There’s one thing we need to fix before these techniques will work. We need to go into interactions with stakeholders believing that we can find a way to work together. How often have you said, “I’d like to hear your feedback,” when what you really mean is, “I’ve written this and I want you to agree to my solution”? Don’t do this. People can tell when you’re taking a position, even when you dress it up in the language of requests.
The way out of this trap is to acknowledge difference. Tell your stakeholders that you believe it’s possible to find an approach that satisfies everyone’s requirements, even though there are differences of perspective. If you show that you believe collaboration is possible, your stakeholders will be willing to try it.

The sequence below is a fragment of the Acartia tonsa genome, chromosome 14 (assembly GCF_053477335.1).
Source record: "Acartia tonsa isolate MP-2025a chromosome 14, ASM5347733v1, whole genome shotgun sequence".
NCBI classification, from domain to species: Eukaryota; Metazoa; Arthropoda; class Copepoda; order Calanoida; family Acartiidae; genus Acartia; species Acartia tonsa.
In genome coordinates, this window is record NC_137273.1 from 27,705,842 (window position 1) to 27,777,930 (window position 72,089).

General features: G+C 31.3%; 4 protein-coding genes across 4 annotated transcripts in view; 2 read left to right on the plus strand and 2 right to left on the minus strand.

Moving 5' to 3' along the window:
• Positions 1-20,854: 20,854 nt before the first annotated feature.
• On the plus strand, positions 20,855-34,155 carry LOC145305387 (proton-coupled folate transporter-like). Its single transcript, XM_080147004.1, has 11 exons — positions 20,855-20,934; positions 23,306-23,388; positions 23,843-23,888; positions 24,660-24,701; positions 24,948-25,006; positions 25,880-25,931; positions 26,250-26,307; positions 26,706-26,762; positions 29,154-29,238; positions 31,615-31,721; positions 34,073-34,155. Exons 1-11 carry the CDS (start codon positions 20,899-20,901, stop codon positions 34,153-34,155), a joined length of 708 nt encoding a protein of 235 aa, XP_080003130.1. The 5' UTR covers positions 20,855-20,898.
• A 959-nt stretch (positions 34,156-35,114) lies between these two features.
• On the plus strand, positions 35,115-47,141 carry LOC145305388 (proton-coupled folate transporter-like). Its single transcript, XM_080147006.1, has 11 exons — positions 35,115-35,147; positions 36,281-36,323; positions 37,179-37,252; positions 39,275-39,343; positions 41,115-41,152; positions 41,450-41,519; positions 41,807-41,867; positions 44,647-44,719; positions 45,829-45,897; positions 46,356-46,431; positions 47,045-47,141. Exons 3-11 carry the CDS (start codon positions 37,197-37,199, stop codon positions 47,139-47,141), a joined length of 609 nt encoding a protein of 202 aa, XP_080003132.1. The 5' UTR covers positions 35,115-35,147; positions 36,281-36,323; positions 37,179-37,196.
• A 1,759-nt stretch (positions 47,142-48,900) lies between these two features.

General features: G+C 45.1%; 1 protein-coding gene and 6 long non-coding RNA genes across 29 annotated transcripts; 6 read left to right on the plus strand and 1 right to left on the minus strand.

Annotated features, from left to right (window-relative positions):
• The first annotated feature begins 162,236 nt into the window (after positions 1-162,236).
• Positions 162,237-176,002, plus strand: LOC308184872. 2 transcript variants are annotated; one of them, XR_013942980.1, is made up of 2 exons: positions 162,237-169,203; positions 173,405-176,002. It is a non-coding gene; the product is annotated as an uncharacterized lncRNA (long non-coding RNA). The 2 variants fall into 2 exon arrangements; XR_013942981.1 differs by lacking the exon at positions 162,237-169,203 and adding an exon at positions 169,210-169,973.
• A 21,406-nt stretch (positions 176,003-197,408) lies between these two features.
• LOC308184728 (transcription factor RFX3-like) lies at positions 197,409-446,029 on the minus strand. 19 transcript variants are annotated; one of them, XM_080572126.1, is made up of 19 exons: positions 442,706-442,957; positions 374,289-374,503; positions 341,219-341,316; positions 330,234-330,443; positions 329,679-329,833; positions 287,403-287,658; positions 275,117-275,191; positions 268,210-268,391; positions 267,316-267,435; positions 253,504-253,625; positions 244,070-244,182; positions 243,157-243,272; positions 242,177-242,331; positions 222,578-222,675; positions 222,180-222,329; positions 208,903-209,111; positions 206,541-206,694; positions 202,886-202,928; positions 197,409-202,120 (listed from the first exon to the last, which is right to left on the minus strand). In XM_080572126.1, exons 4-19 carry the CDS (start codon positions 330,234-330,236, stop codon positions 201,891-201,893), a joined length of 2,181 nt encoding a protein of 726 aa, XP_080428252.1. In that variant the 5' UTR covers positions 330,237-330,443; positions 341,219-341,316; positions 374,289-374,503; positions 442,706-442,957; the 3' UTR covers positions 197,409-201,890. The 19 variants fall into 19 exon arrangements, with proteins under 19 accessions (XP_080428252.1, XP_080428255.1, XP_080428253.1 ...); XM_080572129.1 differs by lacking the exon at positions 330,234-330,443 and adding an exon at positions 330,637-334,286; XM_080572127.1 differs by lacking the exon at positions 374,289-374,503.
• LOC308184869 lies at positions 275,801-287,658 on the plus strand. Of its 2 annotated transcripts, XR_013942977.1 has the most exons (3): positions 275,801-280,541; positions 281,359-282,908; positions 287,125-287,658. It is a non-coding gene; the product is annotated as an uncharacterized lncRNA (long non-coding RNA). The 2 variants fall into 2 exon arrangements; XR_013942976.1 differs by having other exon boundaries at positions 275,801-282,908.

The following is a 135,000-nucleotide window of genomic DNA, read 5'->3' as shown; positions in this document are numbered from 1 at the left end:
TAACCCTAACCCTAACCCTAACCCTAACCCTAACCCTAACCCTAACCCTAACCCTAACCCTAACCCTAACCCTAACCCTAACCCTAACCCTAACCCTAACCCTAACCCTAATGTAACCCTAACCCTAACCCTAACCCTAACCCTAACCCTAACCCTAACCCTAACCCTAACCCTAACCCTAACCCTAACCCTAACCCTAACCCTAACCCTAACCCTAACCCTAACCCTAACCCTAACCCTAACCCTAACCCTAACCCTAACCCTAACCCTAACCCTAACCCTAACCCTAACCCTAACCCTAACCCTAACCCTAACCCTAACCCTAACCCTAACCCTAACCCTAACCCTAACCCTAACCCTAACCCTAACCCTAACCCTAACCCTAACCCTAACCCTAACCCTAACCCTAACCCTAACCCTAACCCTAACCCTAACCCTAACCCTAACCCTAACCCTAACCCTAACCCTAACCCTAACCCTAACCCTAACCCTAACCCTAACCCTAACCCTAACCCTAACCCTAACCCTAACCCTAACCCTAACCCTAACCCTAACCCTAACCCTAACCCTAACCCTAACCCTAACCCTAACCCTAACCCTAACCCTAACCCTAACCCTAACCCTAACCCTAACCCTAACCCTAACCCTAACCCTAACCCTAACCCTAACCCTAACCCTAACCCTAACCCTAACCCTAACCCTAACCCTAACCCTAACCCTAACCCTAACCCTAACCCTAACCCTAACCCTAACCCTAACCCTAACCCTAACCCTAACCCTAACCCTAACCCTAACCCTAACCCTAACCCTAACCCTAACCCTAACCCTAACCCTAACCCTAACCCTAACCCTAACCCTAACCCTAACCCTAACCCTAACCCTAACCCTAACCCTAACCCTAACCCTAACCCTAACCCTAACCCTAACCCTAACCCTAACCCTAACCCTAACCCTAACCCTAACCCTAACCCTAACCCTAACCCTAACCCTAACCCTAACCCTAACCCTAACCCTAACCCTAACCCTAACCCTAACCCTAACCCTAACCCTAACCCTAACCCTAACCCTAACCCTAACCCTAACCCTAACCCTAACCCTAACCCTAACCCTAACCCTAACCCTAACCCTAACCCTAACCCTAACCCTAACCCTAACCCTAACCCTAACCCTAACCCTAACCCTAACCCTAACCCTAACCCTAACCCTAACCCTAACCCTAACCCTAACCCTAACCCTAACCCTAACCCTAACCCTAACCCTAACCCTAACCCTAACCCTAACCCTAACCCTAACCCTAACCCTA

Collaboration takes work. It’s worth it, though, because it ends with everyone’s requirements being satisfied.
If you’d like to learn how to find content approaches that work for all of your stakeholders, come to agile content conf on 30–31 January in London. We’re featuring case studies of collaboration from Facebook, American Express, and GDS, and workshops where you can practise collaboration techniques. Register by 31 October to save £100 with “early bird” pricing.